Rafik Hariri Center Nonresident Fellow Mohamed Eljarh writes for Foreign Policy on ongoing fighting in Libya:
Libya’s new parliament held its first official meeting on Monday, Aug. 4, in the northeastern port city of Tobruk. The meeting comes as fighting between militias in Tripoli and Benghazi threatens to carry the country over the brink into complete anarchy. The conflict has only deepened Libya’s chronic political polarization, making the task ahead of parliament — legislating for a country whose transition to democracy is more uncertain than ever — extremely challenging.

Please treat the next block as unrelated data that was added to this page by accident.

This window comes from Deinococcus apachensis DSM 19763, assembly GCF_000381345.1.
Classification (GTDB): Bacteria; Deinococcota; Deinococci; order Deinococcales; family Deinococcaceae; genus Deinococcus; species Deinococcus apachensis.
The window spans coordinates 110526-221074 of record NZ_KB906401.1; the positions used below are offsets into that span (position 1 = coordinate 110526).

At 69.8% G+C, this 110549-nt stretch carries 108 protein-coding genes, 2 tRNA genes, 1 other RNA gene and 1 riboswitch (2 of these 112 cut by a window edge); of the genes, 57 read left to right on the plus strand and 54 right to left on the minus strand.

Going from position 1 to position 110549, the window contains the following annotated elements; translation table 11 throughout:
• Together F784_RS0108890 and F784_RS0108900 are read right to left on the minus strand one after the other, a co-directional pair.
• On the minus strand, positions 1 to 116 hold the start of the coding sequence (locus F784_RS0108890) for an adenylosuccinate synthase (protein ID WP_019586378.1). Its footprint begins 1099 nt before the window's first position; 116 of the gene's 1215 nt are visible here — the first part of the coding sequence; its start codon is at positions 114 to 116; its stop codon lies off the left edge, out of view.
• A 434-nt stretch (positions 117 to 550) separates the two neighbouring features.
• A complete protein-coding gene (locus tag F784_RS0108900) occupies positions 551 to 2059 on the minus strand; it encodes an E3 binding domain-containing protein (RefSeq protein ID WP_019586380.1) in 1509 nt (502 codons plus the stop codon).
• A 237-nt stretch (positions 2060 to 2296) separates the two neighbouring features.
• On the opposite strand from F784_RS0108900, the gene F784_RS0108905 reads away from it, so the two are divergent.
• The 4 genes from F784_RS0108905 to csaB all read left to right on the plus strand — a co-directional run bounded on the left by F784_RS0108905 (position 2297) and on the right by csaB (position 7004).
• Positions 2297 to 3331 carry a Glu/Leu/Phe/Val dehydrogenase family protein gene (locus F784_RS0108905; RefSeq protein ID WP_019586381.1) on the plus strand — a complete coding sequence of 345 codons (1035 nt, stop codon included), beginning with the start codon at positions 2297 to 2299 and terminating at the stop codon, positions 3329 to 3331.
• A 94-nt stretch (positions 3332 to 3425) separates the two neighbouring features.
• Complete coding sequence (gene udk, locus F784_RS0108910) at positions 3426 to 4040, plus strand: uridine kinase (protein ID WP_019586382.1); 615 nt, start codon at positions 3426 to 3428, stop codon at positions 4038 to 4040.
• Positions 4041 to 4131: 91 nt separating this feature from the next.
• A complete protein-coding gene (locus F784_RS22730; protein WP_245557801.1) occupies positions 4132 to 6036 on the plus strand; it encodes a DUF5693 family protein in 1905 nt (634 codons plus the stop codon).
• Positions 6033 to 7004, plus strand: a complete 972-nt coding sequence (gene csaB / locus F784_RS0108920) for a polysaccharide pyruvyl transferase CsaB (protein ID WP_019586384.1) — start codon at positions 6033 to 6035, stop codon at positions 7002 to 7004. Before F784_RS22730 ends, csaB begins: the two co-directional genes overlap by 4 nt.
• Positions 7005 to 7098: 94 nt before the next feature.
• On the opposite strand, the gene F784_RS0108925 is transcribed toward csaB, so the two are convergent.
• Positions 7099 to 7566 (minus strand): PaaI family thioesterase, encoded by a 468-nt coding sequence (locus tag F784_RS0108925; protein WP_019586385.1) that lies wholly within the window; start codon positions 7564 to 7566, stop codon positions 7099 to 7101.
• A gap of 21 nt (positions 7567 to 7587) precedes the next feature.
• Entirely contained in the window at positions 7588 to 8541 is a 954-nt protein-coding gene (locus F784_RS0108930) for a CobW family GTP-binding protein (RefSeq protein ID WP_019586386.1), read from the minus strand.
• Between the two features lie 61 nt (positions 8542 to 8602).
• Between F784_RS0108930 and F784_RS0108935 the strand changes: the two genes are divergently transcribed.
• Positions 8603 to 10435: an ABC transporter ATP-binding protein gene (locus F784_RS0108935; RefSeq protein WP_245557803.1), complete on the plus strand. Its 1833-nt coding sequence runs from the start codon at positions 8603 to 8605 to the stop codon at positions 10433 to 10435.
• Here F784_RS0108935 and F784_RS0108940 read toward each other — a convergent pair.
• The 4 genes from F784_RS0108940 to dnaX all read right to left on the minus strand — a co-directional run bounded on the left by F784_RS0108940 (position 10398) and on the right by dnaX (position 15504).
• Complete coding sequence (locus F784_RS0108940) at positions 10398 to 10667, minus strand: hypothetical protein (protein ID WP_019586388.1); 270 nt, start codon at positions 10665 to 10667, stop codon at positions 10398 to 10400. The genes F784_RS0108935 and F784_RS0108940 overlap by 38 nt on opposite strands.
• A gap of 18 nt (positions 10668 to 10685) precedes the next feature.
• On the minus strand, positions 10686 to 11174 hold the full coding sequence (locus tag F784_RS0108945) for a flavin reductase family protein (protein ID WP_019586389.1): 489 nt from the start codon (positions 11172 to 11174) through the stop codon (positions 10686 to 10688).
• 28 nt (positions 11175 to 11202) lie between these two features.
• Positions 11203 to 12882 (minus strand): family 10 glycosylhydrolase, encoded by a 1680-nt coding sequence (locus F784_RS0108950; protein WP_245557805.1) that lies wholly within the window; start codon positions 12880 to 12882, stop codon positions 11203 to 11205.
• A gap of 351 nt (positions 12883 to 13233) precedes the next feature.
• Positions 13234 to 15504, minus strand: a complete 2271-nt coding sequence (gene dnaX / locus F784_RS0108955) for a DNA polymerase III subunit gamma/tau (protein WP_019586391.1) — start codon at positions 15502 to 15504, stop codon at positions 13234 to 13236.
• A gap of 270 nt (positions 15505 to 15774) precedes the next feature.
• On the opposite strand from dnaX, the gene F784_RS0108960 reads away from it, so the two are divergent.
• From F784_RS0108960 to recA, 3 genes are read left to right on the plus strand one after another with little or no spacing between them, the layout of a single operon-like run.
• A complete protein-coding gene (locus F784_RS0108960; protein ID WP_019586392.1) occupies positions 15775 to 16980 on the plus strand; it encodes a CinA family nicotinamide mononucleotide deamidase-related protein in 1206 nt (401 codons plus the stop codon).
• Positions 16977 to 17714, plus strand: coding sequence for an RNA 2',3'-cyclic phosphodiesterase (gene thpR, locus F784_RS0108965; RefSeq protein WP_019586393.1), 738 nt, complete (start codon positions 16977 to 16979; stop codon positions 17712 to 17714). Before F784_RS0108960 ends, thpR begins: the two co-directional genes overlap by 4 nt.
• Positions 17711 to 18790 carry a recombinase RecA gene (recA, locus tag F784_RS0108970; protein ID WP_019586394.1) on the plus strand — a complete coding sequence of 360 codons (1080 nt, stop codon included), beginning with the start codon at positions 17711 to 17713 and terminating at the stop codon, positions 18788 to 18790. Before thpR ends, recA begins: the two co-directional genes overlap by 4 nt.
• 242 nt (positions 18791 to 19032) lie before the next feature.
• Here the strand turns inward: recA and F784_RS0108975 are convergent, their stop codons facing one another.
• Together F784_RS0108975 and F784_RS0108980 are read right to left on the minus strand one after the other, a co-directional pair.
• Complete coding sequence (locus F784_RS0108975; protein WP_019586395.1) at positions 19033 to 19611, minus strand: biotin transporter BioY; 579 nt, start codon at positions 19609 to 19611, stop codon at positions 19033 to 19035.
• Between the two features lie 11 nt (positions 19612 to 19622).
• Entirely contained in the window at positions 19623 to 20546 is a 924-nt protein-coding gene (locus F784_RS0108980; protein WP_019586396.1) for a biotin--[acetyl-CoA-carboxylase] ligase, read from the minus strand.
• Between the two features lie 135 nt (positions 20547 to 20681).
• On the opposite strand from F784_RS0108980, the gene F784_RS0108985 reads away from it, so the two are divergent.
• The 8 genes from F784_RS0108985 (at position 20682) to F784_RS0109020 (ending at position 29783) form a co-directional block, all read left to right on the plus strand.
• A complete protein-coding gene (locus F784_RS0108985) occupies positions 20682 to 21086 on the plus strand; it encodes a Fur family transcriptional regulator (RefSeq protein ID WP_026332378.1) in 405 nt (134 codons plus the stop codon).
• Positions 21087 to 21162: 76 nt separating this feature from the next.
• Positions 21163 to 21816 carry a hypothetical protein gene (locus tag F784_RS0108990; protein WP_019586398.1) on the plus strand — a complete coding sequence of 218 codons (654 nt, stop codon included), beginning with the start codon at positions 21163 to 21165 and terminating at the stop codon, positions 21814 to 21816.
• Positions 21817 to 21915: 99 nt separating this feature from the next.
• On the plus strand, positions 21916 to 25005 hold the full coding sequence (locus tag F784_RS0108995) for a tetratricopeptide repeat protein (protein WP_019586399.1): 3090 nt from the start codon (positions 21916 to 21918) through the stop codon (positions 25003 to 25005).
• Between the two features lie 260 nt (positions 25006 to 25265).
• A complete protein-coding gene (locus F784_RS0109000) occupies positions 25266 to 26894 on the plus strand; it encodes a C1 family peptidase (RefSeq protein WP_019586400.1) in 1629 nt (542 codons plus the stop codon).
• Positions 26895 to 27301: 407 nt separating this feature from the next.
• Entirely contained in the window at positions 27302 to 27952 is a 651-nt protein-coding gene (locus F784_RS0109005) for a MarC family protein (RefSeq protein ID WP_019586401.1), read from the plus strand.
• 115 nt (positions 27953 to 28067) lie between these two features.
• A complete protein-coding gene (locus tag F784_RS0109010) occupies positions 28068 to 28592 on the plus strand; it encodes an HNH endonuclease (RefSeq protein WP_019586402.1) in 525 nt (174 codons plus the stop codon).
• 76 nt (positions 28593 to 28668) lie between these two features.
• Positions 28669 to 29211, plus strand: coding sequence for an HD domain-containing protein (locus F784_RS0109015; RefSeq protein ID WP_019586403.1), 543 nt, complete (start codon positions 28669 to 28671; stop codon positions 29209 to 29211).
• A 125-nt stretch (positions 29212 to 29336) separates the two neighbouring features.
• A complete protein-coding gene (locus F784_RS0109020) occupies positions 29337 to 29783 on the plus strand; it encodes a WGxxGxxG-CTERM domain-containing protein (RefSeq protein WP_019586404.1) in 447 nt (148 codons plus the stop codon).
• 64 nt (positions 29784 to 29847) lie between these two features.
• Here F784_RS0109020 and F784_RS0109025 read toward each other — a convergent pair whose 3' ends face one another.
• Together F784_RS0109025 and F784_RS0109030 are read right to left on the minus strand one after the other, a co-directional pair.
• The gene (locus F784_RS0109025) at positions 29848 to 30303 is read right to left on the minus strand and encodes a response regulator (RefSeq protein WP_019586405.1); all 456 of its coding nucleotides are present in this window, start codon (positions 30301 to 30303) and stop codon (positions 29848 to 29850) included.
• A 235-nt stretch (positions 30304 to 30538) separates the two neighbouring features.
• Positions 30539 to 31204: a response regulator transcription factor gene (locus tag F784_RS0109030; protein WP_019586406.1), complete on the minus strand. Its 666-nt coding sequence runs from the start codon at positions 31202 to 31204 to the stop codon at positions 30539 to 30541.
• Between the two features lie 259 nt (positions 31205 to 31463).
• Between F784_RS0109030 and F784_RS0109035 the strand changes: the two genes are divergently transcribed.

26 of the legislature’s 188 members have refused to participate in the parliament’s sessions, arguing that it is unconstitutional for the members to meet in Tobruk. While it’s true that the country’s Constitutional Declaration (the interim constitution) designates Benghazi as the official meeting place, it does allow parliament to meet elsewhere if necessary. Given the country’s precarious security situation, and based on security reports from the ministry of the interior, the parliament’s general secretariat, Abdullah al-Masry, decided that parliamentary sessions should be held in Tobruk until further notice, because the city is known for being militia-free.